“All import intensive sectors such as auto, capital goods, metal products, and power will be affected”
The sharp depreciation of the rupee has set alarm bells ringing. On Monday, the rupee sunk to its lifetime low of Rs. 58.15, down nearly 2 per cent against the dollar, sending shock waves in the economy even as the Reserve Bank of India (RBI) remained a mute spectator.
“The rupee is on an uncharted territory, it is difficult to forecast the next support level. It is on a free-fall due to the absence of any statement from the government and the RBI. Everybody is buying dollars (in panic),” said forex expert Moses Harding, Head - ALCO and Economic & Market Research at IndusInd Bank.
The dollar is gaining against the rupee due to an improvement in the U.S. job scenario and due to a sign of weakness in China’s economy, said experts.
The free fall of the rupee will lead to prices of petroleum products and gold going up in India even though e the international prices of these commodities are declining. Companies dependent on imports and those which have borrowed from overseas markets will now come under a cloud.
“All import-intensive sectors such as auto, chemicals, capital goods, metal products, petro-products and power will be affected as the rupee has suddenly fallen sharply from around Rs. 55 to Rs. 58 which is over 5 per cent in the last 10 sessions,” Rajesh Mokashi, Deputy Managing Director, CARE Ratings, told The Hindu.
“A depreciating rupee is good for exports and troublesome for imports. In the current situation, where exports are not growing… we can expect the trade balance to come under pressure at the macro level, while at the industry level, it will tend to be more negative than positive. Corporate profitability will be impacted if the depreciation goes sharper,” Mr Mokashi added.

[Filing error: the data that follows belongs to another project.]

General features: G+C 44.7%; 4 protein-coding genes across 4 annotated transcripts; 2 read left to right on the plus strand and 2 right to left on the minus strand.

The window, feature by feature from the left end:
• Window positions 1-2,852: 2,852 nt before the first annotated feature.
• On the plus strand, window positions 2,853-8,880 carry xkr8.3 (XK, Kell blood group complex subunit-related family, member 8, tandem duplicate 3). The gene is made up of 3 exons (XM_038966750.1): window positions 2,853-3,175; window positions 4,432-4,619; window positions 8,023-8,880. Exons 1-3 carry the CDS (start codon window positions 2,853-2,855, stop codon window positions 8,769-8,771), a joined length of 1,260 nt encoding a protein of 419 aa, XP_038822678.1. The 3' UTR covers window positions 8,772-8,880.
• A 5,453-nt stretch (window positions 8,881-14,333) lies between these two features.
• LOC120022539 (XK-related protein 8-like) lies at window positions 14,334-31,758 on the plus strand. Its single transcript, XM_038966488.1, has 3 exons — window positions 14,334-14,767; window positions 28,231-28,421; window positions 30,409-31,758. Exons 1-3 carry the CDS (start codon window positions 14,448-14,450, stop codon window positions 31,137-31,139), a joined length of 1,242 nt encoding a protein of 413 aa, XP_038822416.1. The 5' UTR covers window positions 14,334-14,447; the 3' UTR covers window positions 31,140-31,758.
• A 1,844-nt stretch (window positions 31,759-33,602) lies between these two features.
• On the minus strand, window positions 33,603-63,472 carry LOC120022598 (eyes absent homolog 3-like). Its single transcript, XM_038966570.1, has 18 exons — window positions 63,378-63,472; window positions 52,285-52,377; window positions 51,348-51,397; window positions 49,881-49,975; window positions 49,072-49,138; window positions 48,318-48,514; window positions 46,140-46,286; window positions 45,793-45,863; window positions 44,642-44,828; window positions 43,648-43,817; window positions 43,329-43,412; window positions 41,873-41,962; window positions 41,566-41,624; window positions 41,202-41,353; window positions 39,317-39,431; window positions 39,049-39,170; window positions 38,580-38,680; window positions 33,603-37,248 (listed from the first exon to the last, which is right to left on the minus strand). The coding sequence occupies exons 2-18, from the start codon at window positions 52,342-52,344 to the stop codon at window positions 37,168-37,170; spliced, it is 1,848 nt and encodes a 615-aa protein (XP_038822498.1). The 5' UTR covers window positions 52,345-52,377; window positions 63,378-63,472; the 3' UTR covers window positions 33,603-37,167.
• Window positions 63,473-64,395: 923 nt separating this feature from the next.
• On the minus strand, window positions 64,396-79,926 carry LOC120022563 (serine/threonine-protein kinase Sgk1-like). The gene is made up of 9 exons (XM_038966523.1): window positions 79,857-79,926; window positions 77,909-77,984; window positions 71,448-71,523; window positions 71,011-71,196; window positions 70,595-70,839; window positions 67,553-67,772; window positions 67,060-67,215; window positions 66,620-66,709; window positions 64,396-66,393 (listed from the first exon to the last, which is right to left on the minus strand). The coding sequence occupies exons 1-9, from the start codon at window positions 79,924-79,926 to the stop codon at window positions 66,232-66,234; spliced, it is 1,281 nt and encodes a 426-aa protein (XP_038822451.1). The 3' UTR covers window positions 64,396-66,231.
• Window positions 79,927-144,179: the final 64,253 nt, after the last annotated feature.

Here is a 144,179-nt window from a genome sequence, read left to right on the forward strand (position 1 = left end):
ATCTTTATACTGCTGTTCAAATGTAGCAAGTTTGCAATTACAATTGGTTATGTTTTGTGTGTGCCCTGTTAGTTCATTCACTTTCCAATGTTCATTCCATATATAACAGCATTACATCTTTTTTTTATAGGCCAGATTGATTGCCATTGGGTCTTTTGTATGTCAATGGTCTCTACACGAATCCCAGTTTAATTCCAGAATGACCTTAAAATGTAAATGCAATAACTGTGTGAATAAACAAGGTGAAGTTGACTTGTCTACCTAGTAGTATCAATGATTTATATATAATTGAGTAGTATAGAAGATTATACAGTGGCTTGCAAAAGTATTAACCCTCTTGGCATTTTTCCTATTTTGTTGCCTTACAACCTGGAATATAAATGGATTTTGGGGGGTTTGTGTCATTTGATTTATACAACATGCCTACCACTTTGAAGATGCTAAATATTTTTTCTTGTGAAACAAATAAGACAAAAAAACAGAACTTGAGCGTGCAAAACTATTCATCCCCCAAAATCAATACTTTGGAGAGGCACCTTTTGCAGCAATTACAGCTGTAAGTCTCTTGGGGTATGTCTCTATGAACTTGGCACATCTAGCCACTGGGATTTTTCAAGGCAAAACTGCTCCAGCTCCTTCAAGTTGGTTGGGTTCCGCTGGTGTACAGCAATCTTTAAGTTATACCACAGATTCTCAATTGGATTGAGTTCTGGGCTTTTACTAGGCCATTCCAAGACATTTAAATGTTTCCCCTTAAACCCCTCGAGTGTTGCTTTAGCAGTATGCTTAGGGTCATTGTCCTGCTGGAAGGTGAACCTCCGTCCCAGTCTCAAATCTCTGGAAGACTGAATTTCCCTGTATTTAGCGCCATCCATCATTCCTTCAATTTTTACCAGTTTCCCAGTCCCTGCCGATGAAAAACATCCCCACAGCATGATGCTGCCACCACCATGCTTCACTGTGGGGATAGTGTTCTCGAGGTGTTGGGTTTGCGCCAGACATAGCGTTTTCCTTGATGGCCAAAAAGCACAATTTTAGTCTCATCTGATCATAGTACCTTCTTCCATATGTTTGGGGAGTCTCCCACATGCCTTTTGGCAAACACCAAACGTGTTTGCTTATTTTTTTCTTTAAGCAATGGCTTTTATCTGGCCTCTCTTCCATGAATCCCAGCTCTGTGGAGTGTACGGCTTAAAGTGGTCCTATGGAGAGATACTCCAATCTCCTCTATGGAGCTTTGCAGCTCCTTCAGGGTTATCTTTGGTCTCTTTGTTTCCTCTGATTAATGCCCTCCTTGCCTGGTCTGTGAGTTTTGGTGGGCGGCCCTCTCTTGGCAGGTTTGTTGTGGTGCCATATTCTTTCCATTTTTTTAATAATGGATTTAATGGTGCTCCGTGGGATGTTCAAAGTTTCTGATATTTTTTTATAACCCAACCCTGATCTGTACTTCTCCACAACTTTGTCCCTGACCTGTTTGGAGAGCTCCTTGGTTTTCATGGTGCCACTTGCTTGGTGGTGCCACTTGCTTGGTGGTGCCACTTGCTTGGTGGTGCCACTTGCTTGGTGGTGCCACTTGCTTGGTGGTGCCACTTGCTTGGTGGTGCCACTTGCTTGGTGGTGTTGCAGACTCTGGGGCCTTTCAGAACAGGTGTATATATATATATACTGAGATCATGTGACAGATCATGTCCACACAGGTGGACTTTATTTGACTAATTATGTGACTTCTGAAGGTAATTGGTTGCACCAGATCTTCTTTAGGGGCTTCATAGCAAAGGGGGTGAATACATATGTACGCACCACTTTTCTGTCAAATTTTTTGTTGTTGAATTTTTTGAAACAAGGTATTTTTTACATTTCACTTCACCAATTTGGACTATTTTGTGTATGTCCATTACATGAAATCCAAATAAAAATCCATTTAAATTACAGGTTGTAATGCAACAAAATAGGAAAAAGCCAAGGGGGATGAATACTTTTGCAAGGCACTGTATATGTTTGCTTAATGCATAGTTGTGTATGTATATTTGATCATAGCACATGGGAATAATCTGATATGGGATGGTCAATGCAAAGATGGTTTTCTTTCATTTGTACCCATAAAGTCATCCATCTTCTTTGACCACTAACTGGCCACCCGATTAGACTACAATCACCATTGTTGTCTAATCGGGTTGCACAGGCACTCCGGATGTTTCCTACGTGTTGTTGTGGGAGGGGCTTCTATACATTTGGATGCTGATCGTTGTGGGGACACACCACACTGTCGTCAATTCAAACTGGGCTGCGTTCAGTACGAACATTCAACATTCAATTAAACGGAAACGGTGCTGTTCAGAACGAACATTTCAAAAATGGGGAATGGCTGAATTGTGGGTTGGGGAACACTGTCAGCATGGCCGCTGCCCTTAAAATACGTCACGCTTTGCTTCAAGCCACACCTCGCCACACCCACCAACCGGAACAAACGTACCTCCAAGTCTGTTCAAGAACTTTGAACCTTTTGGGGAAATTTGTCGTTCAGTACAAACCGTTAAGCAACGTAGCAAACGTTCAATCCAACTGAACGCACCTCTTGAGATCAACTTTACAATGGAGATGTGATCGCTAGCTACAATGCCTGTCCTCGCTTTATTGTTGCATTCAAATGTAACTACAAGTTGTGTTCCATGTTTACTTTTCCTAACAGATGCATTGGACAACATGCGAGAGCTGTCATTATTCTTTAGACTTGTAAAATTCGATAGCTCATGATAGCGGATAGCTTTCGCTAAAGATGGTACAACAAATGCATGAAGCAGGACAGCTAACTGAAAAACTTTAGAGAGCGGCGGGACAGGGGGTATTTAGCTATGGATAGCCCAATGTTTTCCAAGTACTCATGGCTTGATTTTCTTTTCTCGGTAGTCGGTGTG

Bad for students
Parents of students studying abroad will see their expenses going up by 8 to 10 per cent, when taken into account that the rupee has already depreciated over 7 per cent in the last 40 days.
“Those students working part-time will mitigate the risk but those completely dependent on remittances from home will see an impact of 7 to 8 per cent more on their parents,” said Vijay Bhambwani, CEO, BSPL India.com, an investment advisory firm.
For students entering American colleges this year—which normally starts in August—the burden will be high. “To my mind, for a two-year study, one should buffer in an increase of 6-8 per cent starting from March 31 2013 as additional cost which can be scaled down,” said Mr. Mokashi.
Foreign travel will be costlier and airlines which pay their lease rentals, maintenance fees and part of salaries in dollars will bear the brunt. The likely rise in fuel prices may impact their profitability.
“Overall, it (free fall of rupee) remains a concern. I don’t see foreign travel being impacted in this quarter as people have already booked, but there is concern in the next quarter. The exchange rate impact will be substantial on airlines as most cost is dominated by dollar payment. If the rupee hits Rs. 60, then it is a matter of concern for the whole economy,” said Kapil Kaul, CEO, South Asia, Centre for Asia Pacific Aviation.
Foreign Institutional Investors (FIIs) are pulling out, fearing further erosion of their value of their stocks. Foreign investors have sold over $2.5 billion of domestic debt in the last two weeks. This will further impact India’s current account deficit. However, there is a silver lining. Exporters, including IT companies and oil companies from the private sector, are rejoicing as their income is in dollar terms. On Monday, the stock prices of Infosys and HCL Tech went up due to this.